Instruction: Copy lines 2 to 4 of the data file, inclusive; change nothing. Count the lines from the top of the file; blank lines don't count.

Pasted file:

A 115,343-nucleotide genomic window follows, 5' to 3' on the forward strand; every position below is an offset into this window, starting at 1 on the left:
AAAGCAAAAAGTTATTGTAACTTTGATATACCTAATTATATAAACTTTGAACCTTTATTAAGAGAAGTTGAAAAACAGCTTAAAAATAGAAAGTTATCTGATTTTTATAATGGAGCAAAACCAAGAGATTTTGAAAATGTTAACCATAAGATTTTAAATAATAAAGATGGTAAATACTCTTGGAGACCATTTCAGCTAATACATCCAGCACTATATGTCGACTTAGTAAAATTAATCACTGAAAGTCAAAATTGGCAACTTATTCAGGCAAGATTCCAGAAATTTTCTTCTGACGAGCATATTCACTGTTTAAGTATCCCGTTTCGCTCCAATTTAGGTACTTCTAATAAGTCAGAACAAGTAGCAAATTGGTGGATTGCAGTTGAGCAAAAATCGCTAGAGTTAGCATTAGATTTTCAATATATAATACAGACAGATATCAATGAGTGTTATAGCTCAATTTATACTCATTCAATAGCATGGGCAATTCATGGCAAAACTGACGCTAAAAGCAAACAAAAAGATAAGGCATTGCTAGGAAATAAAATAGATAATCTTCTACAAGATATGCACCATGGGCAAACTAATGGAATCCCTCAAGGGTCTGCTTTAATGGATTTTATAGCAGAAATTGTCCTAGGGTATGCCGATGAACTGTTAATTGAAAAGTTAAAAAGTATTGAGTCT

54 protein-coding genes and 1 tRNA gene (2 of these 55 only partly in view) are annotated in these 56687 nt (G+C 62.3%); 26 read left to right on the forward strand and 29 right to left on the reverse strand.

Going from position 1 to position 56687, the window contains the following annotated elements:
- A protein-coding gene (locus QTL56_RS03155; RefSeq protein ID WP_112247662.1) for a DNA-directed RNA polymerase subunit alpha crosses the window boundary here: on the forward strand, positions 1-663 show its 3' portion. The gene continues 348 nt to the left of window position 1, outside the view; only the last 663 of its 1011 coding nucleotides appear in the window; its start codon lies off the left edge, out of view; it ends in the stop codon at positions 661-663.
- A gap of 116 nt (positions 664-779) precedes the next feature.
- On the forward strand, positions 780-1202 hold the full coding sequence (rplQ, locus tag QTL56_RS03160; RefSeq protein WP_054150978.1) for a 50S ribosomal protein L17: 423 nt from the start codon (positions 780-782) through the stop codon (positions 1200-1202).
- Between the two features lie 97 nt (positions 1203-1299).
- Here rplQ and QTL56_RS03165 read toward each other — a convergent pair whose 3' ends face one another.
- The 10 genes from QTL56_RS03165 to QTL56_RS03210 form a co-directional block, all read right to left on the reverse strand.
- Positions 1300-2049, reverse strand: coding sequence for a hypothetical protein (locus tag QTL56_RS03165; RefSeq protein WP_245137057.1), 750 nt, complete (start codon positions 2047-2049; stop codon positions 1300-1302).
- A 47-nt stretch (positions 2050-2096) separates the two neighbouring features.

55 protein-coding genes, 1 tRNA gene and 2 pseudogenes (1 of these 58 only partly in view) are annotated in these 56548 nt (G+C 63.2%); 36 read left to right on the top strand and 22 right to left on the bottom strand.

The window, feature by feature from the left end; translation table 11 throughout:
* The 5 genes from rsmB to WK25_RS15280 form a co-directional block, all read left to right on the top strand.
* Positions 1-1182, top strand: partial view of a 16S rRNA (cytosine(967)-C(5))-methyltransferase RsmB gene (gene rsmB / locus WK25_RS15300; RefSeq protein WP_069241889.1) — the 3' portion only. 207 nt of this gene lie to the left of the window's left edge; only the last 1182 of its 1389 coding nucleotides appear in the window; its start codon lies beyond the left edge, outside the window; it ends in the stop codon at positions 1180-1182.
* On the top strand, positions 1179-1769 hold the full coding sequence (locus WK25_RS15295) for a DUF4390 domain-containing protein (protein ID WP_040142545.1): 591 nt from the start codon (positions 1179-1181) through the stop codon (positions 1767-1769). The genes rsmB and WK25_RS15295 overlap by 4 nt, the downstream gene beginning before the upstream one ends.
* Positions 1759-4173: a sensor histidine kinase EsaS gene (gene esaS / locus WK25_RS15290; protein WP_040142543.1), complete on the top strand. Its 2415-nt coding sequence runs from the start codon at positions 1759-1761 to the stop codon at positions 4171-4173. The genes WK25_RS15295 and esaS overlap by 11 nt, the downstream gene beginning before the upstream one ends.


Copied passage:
AAAGCAAAAAGTTATTGTAACTTTGATATACCTAATTATATAAACTTTGAACCTTTATTAAGAGAAGTTGAAAAACAGCTTAAAAATAGAAAGTTATCTGATTTTTATAATGGAGCAAAACCAAGAGATTTTGAAAATGTTAACCATAAGATTTTAAATAATAAAGATGGTAAATACTCTTGGAGACCATTTCAGCTAATACATCCAGCACTATATGTCGACTTAGTAAAATTAATCACTGAAAGTCAAAATTGGCAACTTATTCAGGCAAGATTCCAGAAATTTTCTTCTGACGAGCATATTCACTGTTTAAGTATCCCGTTTCGCTCCAATTTAGGTACTTCTAATAAGTCAGAACAAGTAGCAAATTGGTGGATTGCAGTTGAGCAAAAATCGCTAGAGTTAGCATTAGATTTTCAATATATAATACAGACAGATATCAATGAGTGTTATAGCTCAATTTATACTCATTCAATAGCATGGGCAATTCATGGCAAAACTGACGCTAAAAGCAAACAAAAAGATAAGGCATTGCTAGGAAATAAAATAGATAATCTTCTACAAGATATGCACCATGGGCAAACTAATGGAATCCCTCAAGGGTCTGCTTTAATGGATTTTATAGCAGAAATTGTCCTAGGGTATGCCGATGAACTGTTAATTGAAAAGTTAAAAAGTATTGAGTCT

54 protein-coding genes and 1 tRNA gene (2 of these 55 only partly in view) are annotated in these 56687 nt (G+C 62.3%); 26 read left to right on the forward strand and 29 right to left on the reverse strand.

Going from position 1 to position 56687, the window contains the following annotated elements: